Author(s): Chen AK, Gelling C, Rogers PL, Dawes IW, Rosche B
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Abstract Genome-wide transcriptional analysis of a Saccharomyces cerevisiae batch culture revealed that more than 829 genes were regulated in response to an environmental shift from pH 6 to pH 3 by added sulfuric acid. This shift in pH was not detrimental to the rate of growth compared to a control culture that was maintained at pH 6 and the transcriptional changes most strikingly implicated not up- but down-regulation of stress responses. In addition, the transcriptional changes upon acid addition indicated remodeling of the cell wall and central carbon metabolism. The overall trend of changes was similar for the pH-shift experiment and the pH 6 control. However, the changes in the pH 6 control were much weaker and occurred 2.5 h later than in the pH-shift experiment. Thus, the reaction to the steep pH decrease was an immediate response within the normal repertoire of adaptation shown in later stages of fermentation at pH 6. Artificially preventing the yeast from acidifying the medium may be considered physiologically stressful under the tested conditions.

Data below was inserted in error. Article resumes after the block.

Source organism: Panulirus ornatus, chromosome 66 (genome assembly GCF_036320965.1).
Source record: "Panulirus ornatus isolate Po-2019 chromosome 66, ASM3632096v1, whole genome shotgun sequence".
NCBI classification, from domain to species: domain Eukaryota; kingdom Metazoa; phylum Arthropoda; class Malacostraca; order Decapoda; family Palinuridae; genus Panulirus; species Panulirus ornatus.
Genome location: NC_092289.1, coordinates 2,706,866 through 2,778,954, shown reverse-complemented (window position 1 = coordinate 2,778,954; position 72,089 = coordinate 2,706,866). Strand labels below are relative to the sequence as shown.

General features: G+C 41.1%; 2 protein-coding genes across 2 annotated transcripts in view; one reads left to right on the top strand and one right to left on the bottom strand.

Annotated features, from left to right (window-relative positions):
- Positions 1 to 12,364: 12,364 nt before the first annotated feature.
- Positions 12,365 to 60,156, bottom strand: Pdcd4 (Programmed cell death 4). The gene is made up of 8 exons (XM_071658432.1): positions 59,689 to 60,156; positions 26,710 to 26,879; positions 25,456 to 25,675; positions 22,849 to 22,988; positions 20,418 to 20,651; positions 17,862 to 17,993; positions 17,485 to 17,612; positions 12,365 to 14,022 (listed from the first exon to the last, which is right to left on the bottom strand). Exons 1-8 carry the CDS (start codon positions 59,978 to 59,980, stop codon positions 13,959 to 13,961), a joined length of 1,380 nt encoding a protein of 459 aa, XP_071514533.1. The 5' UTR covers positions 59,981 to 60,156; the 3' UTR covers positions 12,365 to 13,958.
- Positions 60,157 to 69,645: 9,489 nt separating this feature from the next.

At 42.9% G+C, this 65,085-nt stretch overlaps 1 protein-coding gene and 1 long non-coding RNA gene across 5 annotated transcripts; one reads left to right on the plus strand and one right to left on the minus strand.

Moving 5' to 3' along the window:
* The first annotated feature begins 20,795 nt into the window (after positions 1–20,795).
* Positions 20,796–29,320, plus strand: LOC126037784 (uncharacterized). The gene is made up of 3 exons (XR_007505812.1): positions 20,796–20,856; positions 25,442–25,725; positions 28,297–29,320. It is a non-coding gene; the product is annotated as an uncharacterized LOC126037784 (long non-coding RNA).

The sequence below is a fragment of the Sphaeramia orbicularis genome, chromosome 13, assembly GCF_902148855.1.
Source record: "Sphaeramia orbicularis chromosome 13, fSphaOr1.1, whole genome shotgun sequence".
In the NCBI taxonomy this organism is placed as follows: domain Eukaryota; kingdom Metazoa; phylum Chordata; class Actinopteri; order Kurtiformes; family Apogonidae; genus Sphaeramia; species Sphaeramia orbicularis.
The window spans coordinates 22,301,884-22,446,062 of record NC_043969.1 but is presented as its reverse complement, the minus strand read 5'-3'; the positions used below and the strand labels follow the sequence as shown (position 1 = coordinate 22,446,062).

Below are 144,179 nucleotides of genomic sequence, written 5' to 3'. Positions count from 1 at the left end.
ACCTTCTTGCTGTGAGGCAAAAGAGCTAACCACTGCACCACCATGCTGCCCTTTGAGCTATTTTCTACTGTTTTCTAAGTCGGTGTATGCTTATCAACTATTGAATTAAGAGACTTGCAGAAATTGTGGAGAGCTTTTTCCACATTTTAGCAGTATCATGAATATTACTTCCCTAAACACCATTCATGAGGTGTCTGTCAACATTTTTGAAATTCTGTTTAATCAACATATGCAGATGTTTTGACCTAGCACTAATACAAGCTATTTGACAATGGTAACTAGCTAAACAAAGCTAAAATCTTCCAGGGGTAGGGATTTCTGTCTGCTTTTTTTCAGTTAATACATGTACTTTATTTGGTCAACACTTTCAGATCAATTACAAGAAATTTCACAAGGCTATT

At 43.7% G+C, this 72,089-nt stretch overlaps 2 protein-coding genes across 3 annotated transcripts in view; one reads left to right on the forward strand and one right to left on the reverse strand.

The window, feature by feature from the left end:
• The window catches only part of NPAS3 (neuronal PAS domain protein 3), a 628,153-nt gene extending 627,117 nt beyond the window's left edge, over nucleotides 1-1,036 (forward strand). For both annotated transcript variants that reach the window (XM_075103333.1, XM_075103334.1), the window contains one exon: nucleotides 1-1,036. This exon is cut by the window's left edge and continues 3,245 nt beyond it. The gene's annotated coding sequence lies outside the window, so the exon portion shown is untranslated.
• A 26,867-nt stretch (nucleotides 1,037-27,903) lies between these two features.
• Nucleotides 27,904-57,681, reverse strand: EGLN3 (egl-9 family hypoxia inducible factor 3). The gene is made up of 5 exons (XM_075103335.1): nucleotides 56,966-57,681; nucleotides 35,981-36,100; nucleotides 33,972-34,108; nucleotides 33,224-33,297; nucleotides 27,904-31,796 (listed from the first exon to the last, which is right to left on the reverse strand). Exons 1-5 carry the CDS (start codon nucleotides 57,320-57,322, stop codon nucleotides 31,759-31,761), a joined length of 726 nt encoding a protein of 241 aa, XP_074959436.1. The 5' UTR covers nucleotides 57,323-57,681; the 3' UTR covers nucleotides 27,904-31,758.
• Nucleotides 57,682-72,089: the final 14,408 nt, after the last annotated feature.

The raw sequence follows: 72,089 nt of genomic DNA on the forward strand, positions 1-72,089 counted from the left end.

This article was published in J Microbiol
and referenced in Journal of Addiction Research & Therapy